Dugan notes the economic dollars collected from the tourism industry help pave roads and increase infrastructure. Municipal laws were created for additional revenue streams with 70 percent of taxes heading to the City. "I think (the revenue streams) are working," says Dugan, "And Visit Bend is trying to invest widely in the community pain points."
One of these investments is increasing marketing toward encouraging better visitor behavior. Dugan points to the "Visit Like a Local" campaign as an initiative that tackles that issue directly. "We want to educate and inform visitors on how to maintain our trails and encourage better behavior. We've heard the community complain about these issues and most certainly it's something we talk a lot about as an organization."
A double-edged sword, economic growth traded for painful city growing pains. As Outside Magazine Associate Editor Jonah Ogles boasts, "Thrill seekers will never have to look too far (in Bend), whether mountain climbing, whitewater rafting or conquering a singletrack trail." We're left wondering if those same thrill seekers will deal with rising housing costs and traffic congestion.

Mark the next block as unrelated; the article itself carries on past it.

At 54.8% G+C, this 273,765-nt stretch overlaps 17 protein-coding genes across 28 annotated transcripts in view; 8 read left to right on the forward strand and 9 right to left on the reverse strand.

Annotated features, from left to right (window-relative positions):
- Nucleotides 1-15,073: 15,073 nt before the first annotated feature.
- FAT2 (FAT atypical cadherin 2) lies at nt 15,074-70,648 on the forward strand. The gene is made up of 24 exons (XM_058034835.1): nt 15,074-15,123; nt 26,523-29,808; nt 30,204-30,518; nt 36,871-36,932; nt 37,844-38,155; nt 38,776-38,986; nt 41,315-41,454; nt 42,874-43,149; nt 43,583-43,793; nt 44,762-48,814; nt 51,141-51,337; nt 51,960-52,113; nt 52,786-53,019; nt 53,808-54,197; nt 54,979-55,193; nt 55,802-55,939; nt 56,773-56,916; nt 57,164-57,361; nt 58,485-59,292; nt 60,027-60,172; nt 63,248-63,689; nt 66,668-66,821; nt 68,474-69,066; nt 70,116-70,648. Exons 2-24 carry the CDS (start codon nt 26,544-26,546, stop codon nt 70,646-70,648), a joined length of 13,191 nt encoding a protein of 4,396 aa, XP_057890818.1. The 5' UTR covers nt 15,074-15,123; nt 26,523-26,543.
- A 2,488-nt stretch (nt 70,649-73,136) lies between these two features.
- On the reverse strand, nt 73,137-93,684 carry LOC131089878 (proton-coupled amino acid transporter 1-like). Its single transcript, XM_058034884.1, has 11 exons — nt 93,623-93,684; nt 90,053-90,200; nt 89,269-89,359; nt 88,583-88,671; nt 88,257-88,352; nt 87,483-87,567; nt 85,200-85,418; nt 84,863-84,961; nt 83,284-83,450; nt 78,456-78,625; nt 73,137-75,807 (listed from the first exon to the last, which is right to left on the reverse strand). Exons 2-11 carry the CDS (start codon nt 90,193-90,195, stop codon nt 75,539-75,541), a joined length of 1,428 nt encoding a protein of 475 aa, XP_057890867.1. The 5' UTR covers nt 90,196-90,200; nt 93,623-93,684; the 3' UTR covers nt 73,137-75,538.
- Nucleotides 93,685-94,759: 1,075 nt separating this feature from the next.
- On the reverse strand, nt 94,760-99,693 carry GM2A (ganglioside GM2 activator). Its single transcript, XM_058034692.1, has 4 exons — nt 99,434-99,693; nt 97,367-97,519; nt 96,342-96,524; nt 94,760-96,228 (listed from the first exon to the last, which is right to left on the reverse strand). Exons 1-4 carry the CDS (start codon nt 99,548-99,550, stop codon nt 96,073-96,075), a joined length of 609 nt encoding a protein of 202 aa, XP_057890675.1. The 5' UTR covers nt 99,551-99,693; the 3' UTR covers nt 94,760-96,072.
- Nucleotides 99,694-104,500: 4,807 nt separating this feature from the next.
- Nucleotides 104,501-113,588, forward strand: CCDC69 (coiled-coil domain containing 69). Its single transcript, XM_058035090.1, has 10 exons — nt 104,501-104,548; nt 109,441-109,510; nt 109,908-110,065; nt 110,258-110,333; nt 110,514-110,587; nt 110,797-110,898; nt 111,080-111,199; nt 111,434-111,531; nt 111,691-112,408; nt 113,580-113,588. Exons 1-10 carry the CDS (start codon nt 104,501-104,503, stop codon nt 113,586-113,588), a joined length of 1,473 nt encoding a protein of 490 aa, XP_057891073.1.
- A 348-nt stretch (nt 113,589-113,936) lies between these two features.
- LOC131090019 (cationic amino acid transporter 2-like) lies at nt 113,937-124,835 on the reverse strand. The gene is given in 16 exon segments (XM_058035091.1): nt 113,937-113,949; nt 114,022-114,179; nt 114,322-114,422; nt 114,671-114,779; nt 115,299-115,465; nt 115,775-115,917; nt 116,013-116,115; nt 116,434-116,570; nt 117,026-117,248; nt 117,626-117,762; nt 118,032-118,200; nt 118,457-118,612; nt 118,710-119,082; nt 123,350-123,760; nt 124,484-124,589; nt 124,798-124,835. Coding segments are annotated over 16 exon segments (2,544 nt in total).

"This place is unique," says Dugan "It's full of people who are passionate and committed to the community. I think people can feel that, they want to be part of something so special and that's why they're choosing to come... not because of a magazine article."
Editor's note: The print version of this story incorrectly attributed Bend Park and Recreation District (BPRD) has having created 150 miles of trails in the Deschutes National Forest. BPRD created 65 miles of trails in the Bend area, whereas the Deschutes National Forest is responsible for 150 miles of trail in the greater area. We regret the error.